Iowa State, community celebrate Martin Luther King, Jr.

Kaleb Warnock

Iowa State is collaborating with the Ames community to help celebrate the life and accomplishments of Martin Luther King, Jr. with numerous events throughout January.

There will be a celebration at 4 p.m. Thursday in the Great Hall of the Memorial Union that will feature live music from Iowa State’s own Shy of a Dozen, guest speakers from GSB and the Black Student Alliance and, of course, birthday cake.

Iowa State kicked off this year’s celebration Wednesday with a carillon concert on Central Campus. The celebration was to continue Monday evening at Ames Middle School, but was cancelled due to adverse weather conditions.

However, there will be several other events, including a lecture by Gloria Gibson, executive vice president and provost of the University of Northern Iowa, at 8 p.m. Jan. 31. There will also be a lecture from political journalist and debate moderator Gwen Ifill March 31.

For most students, Martin Luther King, Jr. Day isn’t just a day off from classes. Many still appreciate the importance of the holiday.

“It’s a day of remembrance,” said Kelly Dean, senior in hotel, restaurant and institution management. “We need to memorialize him.”

King is one of the most influential civil rights activists in United States history. He was born and raised in the south and later earned his doctorate in theology from Boston University.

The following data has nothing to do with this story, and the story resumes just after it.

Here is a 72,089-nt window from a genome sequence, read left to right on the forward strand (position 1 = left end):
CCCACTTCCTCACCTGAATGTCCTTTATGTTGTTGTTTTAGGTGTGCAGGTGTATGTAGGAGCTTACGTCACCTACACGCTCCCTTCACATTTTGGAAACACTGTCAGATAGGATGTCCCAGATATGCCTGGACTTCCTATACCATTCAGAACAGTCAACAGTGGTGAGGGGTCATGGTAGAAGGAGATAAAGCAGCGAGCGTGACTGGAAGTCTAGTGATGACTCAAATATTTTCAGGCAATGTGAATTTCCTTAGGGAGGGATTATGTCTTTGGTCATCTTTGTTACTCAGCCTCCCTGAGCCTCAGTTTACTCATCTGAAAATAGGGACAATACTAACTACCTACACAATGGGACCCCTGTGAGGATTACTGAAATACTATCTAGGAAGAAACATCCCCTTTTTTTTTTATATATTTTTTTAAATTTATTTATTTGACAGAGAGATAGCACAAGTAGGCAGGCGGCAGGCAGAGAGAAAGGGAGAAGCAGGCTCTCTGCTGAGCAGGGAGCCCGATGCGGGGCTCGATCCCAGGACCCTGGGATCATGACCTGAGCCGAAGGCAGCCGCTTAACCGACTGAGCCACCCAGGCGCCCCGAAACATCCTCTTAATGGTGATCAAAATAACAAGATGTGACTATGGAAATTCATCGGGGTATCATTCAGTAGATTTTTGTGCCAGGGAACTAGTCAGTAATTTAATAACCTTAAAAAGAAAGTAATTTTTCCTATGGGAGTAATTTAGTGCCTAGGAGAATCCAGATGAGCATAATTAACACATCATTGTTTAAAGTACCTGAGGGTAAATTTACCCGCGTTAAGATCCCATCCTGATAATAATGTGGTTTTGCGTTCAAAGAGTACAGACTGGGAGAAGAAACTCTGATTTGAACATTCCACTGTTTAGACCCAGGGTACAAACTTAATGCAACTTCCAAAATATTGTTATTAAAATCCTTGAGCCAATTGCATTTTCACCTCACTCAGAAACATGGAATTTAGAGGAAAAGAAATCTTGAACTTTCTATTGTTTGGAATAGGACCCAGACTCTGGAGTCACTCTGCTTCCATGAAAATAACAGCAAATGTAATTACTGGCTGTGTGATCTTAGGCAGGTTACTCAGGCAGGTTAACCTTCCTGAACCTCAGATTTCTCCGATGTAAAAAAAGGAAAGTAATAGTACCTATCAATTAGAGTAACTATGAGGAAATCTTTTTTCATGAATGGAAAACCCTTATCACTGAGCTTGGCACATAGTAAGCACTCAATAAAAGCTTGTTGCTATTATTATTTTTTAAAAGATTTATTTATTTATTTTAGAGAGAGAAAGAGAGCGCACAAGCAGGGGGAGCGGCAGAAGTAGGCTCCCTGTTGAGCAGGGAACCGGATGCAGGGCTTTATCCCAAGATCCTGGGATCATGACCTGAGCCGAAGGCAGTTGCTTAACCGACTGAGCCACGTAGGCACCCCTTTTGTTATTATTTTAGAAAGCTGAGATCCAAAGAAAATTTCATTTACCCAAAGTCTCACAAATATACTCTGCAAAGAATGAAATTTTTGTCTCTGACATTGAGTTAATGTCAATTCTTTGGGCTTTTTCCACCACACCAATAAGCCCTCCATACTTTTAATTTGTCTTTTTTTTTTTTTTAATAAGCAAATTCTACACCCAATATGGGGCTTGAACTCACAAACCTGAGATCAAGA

He was a revolutionary activist and effective leader because of his unique practice of nonviolent protest, which he learned through the example of Mahatma Gandhi while studying in India.

“He changed a lot of peoples’ lives and opened up their eyes,” said Stephany Gremmer, junior in hospitality management. “He was a really good speaker and did change the way we live … he should be honored for having the courage.”

King also helped organize the Birmingham Bus Boycott, numerous sit-ins, was chairman of the Freedom Ride committee, and led the famous March on Washington in 1963. He received many awards both during and after his life, notably the Nobel Peace Prize and earning the esteemed title of Time Magazine’s “Man of the Year” in 1964.